The Led Zeppelin rocker, 72, lives in a 19th Century property in the West Kensington area of the British capital, where fellow musician Robbie also has his home.
And when the Angels singer submitted plans to local planning chiefs for permission to modernise his $28 million (£17.5 million) mansion with a new extension Jimmy objected, penning a number of letters to council officials claiming the building work could damage his historic home.
Robbie has already withdrawn two sets of plans, and has subsequently submitted a third planning proposal to Kensington and Chelsea council officials for approval.
The rock veteran has now applied to carry out his own renovations by submitting his own building plans for approval by council officials via building design company Andrew Townsend Architects.
According to Britain's Daily Mail newspaper, the application outlining legendary guitarist's building plans claims they are necessary to preserve his property, which is listed by the British government as historically and architecturally significant.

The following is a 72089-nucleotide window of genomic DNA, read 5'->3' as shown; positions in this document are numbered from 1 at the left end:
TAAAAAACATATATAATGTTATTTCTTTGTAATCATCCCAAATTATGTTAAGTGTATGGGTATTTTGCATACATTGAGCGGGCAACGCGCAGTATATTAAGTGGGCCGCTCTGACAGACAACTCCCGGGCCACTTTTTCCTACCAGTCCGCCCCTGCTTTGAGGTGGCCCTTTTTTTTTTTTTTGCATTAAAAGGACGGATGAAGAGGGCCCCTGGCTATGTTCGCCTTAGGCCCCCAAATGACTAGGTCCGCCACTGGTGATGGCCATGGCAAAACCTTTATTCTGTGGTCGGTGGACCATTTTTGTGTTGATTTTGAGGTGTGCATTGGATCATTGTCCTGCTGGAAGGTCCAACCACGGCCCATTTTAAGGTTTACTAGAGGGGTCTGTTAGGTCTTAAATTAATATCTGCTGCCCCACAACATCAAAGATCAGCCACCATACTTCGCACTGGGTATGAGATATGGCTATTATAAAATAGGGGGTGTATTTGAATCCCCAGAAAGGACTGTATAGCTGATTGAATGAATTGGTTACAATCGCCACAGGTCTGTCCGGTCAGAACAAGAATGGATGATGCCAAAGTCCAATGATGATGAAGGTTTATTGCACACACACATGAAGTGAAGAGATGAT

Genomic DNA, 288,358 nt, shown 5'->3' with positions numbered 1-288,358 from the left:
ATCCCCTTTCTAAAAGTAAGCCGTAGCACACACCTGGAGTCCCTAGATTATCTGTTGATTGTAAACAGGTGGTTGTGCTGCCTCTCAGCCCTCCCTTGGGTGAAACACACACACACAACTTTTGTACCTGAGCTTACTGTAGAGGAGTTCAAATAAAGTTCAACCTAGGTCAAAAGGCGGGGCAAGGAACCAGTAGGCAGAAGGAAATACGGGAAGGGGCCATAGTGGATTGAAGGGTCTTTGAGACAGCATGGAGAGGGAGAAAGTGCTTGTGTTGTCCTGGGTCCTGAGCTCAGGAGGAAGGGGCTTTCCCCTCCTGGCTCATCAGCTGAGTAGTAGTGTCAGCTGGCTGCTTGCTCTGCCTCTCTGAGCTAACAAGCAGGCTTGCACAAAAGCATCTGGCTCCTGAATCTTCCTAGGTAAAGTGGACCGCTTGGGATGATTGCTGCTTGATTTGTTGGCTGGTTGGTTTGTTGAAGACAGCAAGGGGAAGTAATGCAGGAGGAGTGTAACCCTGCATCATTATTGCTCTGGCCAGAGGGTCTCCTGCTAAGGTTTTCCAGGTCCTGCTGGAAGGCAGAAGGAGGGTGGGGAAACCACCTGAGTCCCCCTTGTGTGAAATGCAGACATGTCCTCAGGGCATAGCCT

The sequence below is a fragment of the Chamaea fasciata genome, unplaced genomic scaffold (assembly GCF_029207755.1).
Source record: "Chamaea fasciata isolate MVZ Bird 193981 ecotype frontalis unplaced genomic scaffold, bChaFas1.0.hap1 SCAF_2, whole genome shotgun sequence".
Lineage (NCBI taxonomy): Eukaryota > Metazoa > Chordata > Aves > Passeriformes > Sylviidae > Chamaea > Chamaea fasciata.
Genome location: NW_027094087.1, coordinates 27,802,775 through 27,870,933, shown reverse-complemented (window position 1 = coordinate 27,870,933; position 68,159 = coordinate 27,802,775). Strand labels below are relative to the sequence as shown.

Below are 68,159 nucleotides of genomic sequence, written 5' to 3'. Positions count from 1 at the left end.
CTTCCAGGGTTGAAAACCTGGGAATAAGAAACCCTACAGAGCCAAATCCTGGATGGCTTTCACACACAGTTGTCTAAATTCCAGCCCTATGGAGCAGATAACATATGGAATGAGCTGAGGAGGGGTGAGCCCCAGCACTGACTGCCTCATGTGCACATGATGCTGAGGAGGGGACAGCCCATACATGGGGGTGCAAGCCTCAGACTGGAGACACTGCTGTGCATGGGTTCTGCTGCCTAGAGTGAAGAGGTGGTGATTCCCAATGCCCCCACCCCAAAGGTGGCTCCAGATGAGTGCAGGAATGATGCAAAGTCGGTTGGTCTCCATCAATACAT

"Decay is taking place to high-level brickwork, terracotta and stone masonry and the proposed works are designed to address these problems," the proposal reads. "The works on the second floor will almost certainly need scaffolding to be erected around the house."
A spokesperson to Robbie refused to disclose to the paper if the former Take That star would lodge any objections to his neighbour's plans.
However one bemused local told the British newspaper: "Jimmy's got some cheek after all the fuss he made about Robbie's plans, he's bringing in the builders himself."
Decisions on whether Robbie and Jimmy's planning applications will be successful are due to be made later this month (Jul16).
Jimmy's home's historic status is due to it being designed by eminent Victorian architect William Burges, as well as having been home to British poet John Betjeman and Irish actor Richard Harris.
Both parties planning proposals are set to be considered by council officials later this month (Jul16).